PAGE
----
J.A. 324. Because these loans were admittedly a significant part of the greater fraud, the necessary “causal nexus” unquestionably exists between Paul's conduct, the margin loans, and the losses to Merrill Lynch and Spear, Leeds. The brokerage houses would not have made the loans to Paul had they known that the collateral for the loans was the stock he manipulated through the nominee accounts.

Paul, however, also argues that even if he is responsible for the losses to Merrill Lynch and Spear, Leeds, the District Court was required, under our decision in United States v. Rutkoske, 506 F .3d 170, 179 (2d Cir.2007), to exclude from the amount of restitution any losses not caused by fraud. The restitution calculation in Rutkoske involved losses to investors as a result of a collapse in the price of the stock involved in the defendant's fraud. Id. at 178-80. Because “[m]any factors may cause a decline in share price between the time of the fraud and the revelation of the fraud[,]” id. at 179 (citing Ebbers, 458 F.3d at 128), and because the district court failed to consider such factors, the court remanded the case for a recalculation of the loss amount. Id. at 180.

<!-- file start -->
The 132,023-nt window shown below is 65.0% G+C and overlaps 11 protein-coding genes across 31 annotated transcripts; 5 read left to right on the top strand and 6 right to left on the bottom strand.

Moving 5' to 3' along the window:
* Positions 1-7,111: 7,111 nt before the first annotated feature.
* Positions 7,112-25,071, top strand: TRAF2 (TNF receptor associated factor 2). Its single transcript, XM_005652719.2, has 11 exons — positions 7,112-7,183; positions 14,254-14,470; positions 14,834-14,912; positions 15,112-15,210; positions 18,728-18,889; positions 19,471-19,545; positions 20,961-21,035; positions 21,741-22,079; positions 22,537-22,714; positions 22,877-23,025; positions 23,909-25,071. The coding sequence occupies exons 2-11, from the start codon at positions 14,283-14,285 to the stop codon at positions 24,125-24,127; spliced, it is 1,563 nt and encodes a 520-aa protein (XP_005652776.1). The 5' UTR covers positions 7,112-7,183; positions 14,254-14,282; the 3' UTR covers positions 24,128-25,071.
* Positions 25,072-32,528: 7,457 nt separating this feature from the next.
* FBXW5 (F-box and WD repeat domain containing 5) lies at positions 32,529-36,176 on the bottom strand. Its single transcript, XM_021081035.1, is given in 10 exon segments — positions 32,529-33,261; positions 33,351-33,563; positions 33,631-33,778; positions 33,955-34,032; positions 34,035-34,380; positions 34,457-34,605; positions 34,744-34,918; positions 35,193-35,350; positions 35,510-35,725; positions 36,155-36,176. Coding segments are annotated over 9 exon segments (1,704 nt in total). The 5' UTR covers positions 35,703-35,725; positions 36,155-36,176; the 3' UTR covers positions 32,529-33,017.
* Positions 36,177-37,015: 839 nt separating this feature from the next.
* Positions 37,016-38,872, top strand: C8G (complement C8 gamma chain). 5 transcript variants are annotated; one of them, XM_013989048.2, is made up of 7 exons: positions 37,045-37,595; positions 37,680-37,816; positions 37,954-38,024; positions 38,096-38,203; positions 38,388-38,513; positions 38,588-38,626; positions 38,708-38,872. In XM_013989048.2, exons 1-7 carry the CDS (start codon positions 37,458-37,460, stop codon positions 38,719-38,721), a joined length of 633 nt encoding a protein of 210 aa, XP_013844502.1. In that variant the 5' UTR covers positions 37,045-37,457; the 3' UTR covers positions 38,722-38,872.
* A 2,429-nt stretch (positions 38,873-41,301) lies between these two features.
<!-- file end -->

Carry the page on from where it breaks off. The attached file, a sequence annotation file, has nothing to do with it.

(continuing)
In the instant case, however, the loss to Merrill Lynch and Spear, Leeds was not caused by the decline in value of SLM stock but, rather, by the making of the loans in the first instance. For this reason, the instant case is more analogous to our decision in United States v. Turk, 626 F.3d 743 (2d Cir.2010). In Turk, the defendant fraudulently procured $27 million in loans from seventy victims using a collection of buildings as collateral. Id. at 745. As a result of the collapse in the housing market, the value of the buildings dropped significantly. See id. at 744. In calculating the proper loss value, the Turk court found that “the item of value lost by [the defendant's] victims was the unpaid principal of the loans, not the buildings themselves․ At any given time, the buildings in this case were nothing more than insulation against loss.” Id. at 751. As a result, “the decline in value in any purported collateral need not have been foreseeable to [the defendant] in order for her to be held accountable for that entire loss.” Id. at 749.

The same logic guides us here. The fact that independent market forces may have contributed to the decline in SLM stock held by Merrill Lynch and Spear, Leeds is irrelevant to the restitution calculation, because the stock was merely securing the fraudulently-obtained loans. The loss to the brokerage houses resulted from Paul's inducement of the loans, and it is for this loss that Paul must provide restitution.

Accordingly, the District Court did not abuse its discretion in imposing the restitution. The restitution order must, therefore, be affirmed.


We have considered all of Paul's arguments on appeal and find them to be without merit. For the foregoing reasons, Paul's conviction and sentence are AFFIRMED.

CROTTY, District Judge: